• #2709742

      From what you’ve described,

      by dc_guy ·

      In reply to Handling Multiple Staff Resignations in a month

      It sounds like at least one of them was no great loss, possibly two. People who can’t get along with “the system” will eventually be more trouble than they’re worth. People who can find something wrong with the job you’re describing are a little too hard to please. Of course we’re just taking your word for the fact that you’re the world’s kindest and fairest supervisor, but even if you weren’t those are still some darn good jobs. I doubt that you’ll have much trouble filling them with good people who will be happy to have them, in this economy.

    • #2720669

      yeah, riiight…

      by lioninoil ·

      In reply to Handling Multiple Staff Resignations in a month

      “It had nothing to do with their management.”

      … where have I heard that before?? Oh, yeah, now I remember: it was from A BAD MANAGER.

    • #2707968

      IT Nightmare!

      by rvarughese2000 ·

      In reply to Handling Multiple Staff Resignations in a month

      What you describe is every manager’s nightmare. A month after I joined my company four people, who worked for another manager, resigned in the same week. However, in the end it did affect me since, I had to share my staff with the other manager. Bottom line in this case was the treatment of staff by the manager, he used to micro manage their time.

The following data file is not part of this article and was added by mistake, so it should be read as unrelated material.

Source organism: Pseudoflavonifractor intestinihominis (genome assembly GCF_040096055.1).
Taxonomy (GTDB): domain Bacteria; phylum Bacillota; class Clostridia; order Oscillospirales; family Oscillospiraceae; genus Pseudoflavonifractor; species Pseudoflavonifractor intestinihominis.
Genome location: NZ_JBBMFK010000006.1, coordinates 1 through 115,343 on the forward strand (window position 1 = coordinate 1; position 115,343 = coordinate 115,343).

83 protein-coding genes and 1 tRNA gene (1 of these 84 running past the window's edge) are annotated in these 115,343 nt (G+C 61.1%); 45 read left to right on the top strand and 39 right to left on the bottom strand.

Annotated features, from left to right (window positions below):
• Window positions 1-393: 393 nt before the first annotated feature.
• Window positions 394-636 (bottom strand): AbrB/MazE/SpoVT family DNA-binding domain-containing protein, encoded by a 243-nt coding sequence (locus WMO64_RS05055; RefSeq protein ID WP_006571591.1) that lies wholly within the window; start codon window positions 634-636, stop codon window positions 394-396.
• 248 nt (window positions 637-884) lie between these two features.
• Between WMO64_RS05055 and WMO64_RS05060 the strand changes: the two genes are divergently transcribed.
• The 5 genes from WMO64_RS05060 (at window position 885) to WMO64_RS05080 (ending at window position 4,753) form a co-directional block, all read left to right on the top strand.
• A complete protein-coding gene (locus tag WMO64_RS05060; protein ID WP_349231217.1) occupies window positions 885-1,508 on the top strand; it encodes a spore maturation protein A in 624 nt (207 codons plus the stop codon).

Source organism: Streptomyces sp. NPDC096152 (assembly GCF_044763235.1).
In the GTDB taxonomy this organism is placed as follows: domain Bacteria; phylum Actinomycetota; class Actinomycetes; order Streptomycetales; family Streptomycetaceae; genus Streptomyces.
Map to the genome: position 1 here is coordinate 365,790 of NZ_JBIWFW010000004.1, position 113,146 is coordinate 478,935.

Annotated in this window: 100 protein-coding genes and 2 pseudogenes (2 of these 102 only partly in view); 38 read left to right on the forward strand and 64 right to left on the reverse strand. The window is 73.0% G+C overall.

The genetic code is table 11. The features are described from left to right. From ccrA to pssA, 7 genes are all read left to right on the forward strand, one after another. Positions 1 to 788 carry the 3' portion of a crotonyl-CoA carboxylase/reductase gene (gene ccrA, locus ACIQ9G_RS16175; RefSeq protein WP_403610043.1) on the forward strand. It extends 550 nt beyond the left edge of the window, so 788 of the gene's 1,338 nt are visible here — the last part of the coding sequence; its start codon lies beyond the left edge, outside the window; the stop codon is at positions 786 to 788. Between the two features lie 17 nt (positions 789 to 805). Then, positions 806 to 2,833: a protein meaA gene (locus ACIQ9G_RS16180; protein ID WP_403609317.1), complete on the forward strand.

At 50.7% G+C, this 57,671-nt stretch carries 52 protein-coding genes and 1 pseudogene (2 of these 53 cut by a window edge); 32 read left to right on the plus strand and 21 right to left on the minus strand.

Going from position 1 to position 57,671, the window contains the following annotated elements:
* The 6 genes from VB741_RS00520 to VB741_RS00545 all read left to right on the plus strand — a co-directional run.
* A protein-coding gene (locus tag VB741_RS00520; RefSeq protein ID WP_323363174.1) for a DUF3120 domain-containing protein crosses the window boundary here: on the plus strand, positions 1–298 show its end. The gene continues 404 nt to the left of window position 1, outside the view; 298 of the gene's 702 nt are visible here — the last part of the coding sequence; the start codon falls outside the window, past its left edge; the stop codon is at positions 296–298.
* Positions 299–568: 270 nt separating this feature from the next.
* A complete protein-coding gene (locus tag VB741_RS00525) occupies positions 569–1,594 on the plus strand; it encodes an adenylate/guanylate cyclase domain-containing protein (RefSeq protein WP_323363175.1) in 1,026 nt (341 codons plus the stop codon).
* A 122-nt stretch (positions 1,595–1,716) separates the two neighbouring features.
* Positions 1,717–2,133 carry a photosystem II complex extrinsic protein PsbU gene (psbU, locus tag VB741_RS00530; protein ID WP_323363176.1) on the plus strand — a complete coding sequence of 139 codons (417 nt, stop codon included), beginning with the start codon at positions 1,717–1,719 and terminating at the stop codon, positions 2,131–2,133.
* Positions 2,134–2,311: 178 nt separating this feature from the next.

I personally try to rotate my staff i.e. if one of them has worked in the Finance area on atleast two projects, he/she will be assigned a marketing project next. It reduces my risk if one of them should walk out the door, increases knowledge, keeps the staff interested and from a support point of view they are all capable. It is hard if one area does not have that many projects. If this is the case, I start assigning support tickets from that area to a staff that has not been in that area for quite sometime.

    • #2722099

      have you considered consultants or outsourcing?

      by pjnyusa ·

      In reply to Handling Multiple Staff Resignations in a month

      What was their function? It might make more sense to outsource or hire a consultant.

    • #2706234

      Also, don’t forget to take care of the rest

      by comgrit ·

      In reply to Handling Multiple Staff Resignations in a month

      Besides the exit interview that need to be performed to findout exactly why they left, you also have to take care of the rest of your staff.

      When several people left the company, there will be moral crisis for the rest. Rumors, corridors chat, etc, etc.